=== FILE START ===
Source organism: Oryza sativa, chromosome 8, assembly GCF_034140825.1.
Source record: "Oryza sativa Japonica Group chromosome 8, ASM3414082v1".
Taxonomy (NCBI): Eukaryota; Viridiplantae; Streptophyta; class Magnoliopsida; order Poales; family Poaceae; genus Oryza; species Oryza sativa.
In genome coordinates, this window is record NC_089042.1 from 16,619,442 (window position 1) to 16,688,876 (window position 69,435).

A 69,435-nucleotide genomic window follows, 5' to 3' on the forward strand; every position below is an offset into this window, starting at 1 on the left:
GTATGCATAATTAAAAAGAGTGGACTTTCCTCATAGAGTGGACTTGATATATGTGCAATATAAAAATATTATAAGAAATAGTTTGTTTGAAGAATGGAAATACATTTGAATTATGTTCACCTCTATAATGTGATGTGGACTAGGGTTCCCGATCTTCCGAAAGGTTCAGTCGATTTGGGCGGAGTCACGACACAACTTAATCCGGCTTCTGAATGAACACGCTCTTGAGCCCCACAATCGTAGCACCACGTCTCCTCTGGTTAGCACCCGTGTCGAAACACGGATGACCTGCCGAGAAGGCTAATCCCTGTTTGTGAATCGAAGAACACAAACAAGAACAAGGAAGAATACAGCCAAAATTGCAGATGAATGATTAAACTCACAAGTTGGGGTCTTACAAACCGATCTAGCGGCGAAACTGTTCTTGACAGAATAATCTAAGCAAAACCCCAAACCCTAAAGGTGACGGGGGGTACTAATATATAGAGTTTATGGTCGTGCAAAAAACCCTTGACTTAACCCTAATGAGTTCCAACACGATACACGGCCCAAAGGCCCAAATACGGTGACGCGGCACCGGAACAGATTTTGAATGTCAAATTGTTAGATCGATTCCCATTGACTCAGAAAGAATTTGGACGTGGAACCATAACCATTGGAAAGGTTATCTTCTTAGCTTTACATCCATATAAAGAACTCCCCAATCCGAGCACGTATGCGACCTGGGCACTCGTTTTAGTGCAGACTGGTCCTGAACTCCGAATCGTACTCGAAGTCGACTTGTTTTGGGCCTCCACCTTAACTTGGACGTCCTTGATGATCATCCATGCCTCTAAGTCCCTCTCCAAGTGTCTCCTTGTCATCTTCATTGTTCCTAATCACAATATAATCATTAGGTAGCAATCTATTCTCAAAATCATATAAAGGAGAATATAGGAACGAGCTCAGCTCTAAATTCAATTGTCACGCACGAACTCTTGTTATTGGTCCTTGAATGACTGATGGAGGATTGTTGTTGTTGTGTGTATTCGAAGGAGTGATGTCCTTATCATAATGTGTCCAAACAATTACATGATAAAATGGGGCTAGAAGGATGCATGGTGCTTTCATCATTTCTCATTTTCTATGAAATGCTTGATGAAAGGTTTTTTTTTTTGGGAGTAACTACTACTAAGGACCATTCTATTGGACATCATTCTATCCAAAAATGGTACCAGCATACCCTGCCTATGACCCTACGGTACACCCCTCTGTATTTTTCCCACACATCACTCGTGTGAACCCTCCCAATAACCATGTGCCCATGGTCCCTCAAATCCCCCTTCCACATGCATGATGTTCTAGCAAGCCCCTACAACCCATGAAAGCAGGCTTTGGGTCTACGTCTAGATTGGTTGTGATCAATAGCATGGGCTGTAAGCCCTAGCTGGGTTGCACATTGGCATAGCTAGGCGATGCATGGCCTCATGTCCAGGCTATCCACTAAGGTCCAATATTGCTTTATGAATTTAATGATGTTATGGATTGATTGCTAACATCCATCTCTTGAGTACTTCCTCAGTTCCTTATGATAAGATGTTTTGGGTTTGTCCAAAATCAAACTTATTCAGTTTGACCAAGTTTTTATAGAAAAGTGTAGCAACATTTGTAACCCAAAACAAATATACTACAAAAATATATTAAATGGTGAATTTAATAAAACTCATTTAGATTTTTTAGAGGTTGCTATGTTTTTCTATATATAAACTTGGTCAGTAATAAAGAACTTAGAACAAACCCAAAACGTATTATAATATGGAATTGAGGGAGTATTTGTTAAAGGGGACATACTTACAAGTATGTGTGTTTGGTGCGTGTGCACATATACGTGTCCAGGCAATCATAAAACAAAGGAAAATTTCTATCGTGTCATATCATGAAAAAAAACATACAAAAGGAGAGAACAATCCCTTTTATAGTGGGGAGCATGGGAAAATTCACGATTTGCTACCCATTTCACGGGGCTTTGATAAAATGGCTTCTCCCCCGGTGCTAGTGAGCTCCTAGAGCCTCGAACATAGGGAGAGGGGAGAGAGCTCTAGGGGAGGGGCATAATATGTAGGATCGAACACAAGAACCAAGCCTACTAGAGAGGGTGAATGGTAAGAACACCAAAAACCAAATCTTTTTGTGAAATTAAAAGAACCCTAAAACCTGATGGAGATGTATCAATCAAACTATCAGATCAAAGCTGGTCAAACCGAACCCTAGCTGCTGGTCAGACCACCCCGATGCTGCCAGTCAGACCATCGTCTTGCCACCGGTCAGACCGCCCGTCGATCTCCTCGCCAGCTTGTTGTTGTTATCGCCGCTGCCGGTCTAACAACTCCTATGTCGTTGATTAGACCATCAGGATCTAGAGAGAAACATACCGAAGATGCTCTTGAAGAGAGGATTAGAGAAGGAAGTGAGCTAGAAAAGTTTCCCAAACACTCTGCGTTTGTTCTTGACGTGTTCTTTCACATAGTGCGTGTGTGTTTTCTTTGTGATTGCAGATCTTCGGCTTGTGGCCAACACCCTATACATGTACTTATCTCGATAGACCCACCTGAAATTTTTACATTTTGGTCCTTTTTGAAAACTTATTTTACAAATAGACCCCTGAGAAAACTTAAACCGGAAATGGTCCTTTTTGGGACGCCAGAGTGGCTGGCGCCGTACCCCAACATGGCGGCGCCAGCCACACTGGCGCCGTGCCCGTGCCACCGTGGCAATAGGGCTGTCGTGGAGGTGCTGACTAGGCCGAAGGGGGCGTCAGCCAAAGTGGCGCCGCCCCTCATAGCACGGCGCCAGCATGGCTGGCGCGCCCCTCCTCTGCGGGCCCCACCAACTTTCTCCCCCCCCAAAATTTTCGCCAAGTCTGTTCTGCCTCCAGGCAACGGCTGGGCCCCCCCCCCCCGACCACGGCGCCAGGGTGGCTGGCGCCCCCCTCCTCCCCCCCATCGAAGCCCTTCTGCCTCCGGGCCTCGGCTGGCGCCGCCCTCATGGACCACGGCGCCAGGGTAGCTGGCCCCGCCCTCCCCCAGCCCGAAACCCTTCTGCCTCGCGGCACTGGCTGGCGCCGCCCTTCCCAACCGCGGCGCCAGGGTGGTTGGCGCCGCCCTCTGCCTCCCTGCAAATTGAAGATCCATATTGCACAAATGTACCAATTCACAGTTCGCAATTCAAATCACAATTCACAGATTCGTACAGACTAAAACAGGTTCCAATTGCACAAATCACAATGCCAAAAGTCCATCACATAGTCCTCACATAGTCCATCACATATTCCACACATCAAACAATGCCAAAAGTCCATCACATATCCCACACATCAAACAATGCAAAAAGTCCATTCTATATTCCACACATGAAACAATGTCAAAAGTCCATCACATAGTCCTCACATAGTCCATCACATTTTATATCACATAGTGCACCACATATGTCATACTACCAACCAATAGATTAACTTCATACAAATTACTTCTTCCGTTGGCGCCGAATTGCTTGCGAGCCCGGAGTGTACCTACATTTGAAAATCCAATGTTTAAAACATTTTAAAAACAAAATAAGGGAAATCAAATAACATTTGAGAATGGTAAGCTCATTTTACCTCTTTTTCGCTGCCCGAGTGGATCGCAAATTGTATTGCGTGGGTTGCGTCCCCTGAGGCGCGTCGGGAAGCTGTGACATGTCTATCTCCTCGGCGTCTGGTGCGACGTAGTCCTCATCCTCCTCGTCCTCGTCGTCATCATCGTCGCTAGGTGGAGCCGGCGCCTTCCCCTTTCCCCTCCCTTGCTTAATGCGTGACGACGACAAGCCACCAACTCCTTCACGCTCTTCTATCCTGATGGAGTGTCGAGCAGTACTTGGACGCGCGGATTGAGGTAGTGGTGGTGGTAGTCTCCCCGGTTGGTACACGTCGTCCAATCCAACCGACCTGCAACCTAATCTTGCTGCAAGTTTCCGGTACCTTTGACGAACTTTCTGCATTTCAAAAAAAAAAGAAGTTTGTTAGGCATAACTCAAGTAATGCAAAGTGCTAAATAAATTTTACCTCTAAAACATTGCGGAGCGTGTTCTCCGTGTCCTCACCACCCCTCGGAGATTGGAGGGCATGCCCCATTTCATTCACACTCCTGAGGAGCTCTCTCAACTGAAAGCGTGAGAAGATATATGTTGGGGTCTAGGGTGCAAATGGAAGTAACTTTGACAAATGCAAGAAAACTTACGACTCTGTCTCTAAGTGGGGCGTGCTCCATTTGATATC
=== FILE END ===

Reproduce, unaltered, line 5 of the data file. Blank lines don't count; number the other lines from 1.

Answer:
A 69,435-nucleotide genomic window follows, 5' to 3' on the forward strand; every position below is an offset into this window, starting at 1 on the left: